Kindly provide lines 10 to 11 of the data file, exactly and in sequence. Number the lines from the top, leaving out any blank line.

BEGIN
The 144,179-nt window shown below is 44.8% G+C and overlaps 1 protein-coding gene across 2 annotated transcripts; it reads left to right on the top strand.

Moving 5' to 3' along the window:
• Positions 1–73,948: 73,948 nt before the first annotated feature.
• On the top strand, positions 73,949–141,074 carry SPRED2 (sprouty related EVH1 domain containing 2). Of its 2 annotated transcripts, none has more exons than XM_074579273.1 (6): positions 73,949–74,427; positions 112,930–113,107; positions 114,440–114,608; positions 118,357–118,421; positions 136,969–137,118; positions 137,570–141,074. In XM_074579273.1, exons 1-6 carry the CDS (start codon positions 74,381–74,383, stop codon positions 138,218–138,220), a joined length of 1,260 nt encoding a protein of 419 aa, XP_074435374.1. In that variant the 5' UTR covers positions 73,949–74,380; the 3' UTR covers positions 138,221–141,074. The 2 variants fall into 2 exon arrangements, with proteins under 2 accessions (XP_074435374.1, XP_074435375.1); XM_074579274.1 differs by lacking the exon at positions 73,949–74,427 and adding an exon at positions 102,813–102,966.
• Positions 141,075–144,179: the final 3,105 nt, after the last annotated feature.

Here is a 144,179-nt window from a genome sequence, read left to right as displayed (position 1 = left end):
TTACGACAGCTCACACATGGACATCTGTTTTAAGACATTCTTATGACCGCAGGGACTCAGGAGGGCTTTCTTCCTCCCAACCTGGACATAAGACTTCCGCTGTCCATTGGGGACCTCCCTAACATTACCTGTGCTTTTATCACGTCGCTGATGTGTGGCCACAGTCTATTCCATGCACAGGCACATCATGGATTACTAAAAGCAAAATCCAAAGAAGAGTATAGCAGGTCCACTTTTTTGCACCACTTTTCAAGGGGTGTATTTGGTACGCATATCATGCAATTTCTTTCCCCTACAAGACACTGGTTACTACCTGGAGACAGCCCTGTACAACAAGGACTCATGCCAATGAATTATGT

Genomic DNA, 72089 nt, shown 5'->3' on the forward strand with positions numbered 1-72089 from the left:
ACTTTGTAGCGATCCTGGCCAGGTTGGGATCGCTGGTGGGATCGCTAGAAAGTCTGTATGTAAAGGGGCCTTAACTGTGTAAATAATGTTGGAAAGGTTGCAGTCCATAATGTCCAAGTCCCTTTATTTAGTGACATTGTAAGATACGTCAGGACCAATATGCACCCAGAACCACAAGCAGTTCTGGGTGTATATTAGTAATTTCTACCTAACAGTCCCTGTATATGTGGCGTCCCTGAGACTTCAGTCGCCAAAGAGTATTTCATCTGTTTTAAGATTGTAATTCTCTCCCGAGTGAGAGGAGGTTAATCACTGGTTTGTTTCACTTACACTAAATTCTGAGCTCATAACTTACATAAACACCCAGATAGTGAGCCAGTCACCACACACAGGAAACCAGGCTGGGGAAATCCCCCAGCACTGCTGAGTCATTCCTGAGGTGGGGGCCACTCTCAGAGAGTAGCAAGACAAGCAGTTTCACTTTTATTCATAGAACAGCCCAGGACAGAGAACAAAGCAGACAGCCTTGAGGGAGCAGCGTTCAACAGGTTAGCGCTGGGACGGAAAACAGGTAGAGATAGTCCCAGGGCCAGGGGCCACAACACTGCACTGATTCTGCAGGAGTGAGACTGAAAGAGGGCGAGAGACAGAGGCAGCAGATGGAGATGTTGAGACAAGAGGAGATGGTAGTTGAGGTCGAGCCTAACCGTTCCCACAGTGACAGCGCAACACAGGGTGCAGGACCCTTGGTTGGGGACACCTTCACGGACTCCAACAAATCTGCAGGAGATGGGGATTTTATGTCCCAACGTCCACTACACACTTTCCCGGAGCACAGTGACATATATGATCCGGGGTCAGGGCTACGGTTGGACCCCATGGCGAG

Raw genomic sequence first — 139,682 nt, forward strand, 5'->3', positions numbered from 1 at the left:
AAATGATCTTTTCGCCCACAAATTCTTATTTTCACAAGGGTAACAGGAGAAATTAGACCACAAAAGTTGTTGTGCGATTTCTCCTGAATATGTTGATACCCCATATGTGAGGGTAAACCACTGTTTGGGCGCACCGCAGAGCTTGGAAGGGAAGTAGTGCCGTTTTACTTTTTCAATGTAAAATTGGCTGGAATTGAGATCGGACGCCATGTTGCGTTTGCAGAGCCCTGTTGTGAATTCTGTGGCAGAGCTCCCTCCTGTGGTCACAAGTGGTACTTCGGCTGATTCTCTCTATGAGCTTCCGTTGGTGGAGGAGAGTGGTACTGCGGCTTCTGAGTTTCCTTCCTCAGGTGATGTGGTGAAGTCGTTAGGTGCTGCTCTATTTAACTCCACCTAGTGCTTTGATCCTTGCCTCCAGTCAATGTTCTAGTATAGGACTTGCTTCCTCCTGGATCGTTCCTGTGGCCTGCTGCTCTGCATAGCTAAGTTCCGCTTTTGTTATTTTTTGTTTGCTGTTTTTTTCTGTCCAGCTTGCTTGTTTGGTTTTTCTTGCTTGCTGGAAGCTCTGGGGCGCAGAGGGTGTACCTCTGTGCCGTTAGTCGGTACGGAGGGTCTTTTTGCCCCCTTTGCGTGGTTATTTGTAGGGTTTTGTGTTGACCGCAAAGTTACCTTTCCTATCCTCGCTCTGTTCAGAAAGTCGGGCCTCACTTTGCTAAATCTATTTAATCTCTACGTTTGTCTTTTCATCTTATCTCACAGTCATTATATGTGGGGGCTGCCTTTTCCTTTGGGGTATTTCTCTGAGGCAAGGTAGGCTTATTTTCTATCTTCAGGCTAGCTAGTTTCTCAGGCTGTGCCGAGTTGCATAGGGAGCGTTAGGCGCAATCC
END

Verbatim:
Raw genomic sequence first — 139,682 nt, forward strand, 5'->3', positions numbered from 1 at the left:
AAATGATCTTTTCGCCCACAAATTCTTATTTTCACAAGGGTAACAGGAGAAATTAGACCACAAAAGTTGTTGTGCGATTTCTCCTGAATATGTTGATACCCCATATGTGAGGGTAAACCACTGTTTGGGCGCACCGCAGAGCTTGGAAGGGAAGTAGTGCCGTTTTACTTTTTCAATGTAAAATTGGCTGGAATTGAGATCGGACGCCATGTTGCGTTTGCAGAGCCCTGTTGTGAATTCTGTGGCAGAGCTCCCTCCTGTGGTCACAAGTGGTACTTCGGCTGATTCTCTCTATGAGCTTCCGTTGGTGGAGGAGAGTGGTACTGCGGCTTCTGAGTTTCCTTCCTCAGGTGATGTGGTGAAGTCGTTAGGTGCTGCTCTATTTAACTCCACCTAGTGCTTTGATCCTTGCCTCCAGTCAATGTTCTAGTATAGGACTTGCTTCCTCCTGGATCGTTCCTGTGGCCTGCTGCTCTGCATAGCTAAGTTCCGCTTTTGTTATTTTTTGTTTGCTGTTTTTTTCTGTCCAGCTTGCTTGTTTGGTTTTTCTTGCTTGCTGGAAGCTCTGGGGCGCAGAGGGTGTACCTCTGTGCCGTTAGTCGGTACGGAGGGTCTTTTTGCCCCCTTTGCGTGGTTATTTGTAGGGTTTTGTGTTGACCGCAAAGTTACCTTTCCTATCCTCGCTCTGTTCAGAAAGTCGGGCCTCACTTTGCTAAATCTATTTAATCTCTACGTTTGTCTTTTCATCTTATCTCACAGTCATTATATGTGGGGGCTGCCTTTTCCTTTGGGGTATTTCTCTGAGGCAAGGTAGGCTTATTTTCTATCTTCAGGCTAGCTAGTTTCTCAGGCTGTGCCGAGTTGCATAGGGAGCGTTAGGCGCAATCC